Out in the cold: A writer spends a night on the streets and hears the stories of the homeless

A writer spends a night on the streets

Rough sleepers - the homeless, the destitute and the drunk - exist in every city. Will Nicoll meets those whose luck has run out
Striking new stations, high-speed links and (whisper it) better services - the UK's railways are entering a new golden age

UK's railways are entering a new golden age

New stations are opening across the country and our railways appear to be entering an era not seen in Britain since the early 1950s
Conchita Wurst becomes a 'bride' on the Paris catwalk - and proves there is life after Eurovision

Conchita becomes a 'bride' on Paris catwalk

Alexander Fury salutes the Eurovision Song Contest winner's latest triumph
Pétanque World Championship in Marseilles hit by

Pétanque 'world cup' hit by death threats

This year's most acrimonious sporting event took place in France, not Brazil. How did pétanque get so passionate?
Whelks are healthy, versatile and sustainable - so why did we stop eating them in the UK?

Why did we stop eating whelks?

Whelks were the Victorian equivalent of the donor kebab and our stocks are abundant. So why do we now export them all to the Far East?
10 best women's sunglasses

In the shade: 10 best women's sunglasses

From luxury bespoke eyewear to fun festival sunnies, we round up the shades to be seen in this summer
Germany vs Argentina World Cup 2014: Lionel Messi? Javier Mascherano is key for Argentina...

World Cup final: Messi? Mascherano is key for Argentina...

No 10 is always centre of attention but Barça team-mate is just as crucial to finalists’ hopes
Siobhan-Marie O’Connor: Swimmer knows she needs Glasgow joy on road to Rio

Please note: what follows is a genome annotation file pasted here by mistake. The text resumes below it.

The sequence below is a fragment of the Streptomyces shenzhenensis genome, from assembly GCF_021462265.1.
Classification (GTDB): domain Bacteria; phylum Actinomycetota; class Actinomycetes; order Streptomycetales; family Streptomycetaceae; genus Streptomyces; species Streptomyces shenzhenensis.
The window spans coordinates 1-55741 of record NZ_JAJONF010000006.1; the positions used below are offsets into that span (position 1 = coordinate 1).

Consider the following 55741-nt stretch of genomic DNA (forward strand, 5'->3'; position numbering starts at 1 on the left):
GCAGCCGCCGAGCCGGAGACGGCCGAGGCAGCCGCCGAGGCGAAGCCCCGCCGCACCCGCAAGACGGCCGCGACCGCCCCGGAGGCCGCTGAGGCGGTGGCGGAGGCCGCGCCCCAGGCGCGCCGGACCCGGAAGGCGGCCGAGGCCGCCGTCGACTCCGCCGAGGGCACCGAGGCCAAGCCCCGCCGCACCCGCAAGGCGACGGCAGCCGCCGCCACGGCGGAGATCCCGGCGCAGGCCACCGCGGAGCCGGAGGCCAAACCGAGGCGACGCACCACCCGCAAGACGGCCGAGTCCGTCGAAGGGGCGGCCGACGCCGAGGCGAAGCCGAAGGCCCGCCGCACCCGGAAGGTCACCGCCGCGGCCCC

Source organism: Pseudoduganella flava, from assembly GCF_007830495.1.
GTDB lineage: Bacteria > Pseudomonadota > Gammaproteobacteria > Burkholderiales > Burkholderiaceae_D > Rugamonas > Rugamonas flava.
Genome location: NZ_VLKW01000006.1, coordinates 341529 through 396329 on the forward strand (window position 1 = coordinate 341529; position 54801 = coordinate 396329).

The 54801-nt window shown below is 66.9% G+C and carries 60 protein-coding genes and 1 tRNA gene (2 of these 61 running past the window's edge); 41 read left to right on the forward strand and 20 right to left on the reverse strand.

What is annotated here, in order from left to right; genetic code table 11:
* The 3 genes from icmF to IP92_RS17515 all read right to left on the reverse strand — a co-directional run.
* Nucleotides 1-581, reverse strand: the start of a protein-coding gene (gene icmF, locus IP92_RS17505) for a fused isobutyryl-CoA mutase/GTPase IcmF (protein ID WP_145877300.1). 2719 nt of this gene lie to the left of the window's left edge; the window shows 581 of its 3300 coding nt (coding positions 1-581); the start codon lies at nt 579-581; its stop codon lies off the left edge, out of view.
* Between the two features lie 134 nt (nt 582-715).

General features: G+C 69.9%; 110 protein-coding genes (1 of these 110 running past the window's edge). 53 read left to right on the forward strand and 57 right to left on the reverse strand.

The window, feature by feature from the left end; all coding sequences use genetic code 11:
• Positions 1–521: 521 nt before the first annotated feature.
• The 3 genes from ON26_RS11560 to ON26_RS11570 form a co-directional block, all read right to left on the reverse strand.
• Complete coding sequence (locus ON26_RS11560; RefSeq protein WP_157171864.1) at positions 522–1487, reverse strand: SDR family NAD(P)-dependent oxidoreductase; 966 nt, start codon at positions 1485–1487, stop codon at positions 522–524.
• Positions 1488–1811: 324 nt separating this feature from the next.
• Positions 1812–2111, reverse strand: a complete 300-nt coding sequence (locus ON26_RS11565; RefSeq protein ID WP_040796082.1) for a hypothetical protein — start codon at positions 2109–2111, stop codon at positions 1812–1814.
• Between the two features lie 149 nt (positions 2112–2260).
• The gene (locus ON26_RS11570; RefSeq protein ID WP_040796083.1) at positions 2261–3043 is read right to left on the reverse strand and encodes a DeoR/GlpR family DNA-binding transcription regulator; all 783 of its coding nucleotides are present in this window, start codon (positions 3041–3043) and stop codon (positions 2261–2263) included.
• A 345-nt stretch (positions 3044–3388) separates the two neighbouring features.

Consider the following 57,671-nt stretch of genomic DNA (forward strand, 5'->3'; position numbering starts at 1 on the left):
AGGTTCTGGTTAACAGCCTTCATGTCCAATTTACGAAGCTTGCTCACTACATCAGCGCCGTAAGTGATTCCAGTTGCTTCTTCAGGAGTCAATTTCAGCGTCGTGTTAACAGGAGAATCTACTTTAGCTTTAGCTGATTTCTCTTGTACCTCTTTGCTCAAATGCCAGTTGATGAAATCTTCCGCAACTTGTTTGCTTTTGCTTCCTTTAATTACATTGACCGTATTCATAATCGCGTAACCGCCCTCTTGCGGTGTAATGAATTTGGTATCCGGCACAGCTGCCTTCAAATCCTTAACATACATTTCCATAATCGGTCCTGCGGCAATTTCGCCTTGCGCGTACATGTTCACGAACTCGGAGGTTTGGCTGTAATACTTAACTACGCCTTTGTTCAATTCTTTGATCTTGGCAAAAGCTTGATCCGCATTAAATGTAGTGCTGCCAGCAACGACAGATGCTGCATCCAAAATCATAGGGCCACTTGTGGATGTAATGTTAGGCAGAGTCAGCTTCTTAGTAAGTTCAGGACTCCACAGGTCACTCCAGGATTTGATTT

Siobhan-Marie O’Connor: Swimmer needs Glasgow joy on road to Rio

18-year-old says this month’s Commonwealth Games are a key staging post in her career before time slips away
The true Gaza back-story that the Israelis aren’t telling this week

The true Gaza back-story that the Israelis aren’t telling this week

A future Palestine state will have no borders and be an enclave within Israel, surrounded on all sides by Israeli-held territory, says Robert Fisk
A History of the First World War in 100 Moments: The German people demand an end to the fighting

A History of the First World War in 100 Moments

The German people demand an end to the fighting
New play by Oscar Wilde's grandson reveals what the Irish wit said at his trials

New play reveals what Oscar Wilde said at trials

For a century, what Wilde actually said at his trials was a mystery. But the recent discovery of shorthand notes changed that. Now his grandson Merlin Holland has turned them into a play
Can scientists save the world's sea life from

Can scientists save our sea life?

By the end of the century, the only living things left in our oceans could be plankton and jellyfish. Alex Renton meets the scientists who are trying to turn the tide
Richard III, Trafalgar Studios, review: Martin Freeman gives highly intelligent performance

Richard III review

Martin Freeman’s psychotic monarch is big on mockery but wanting in malice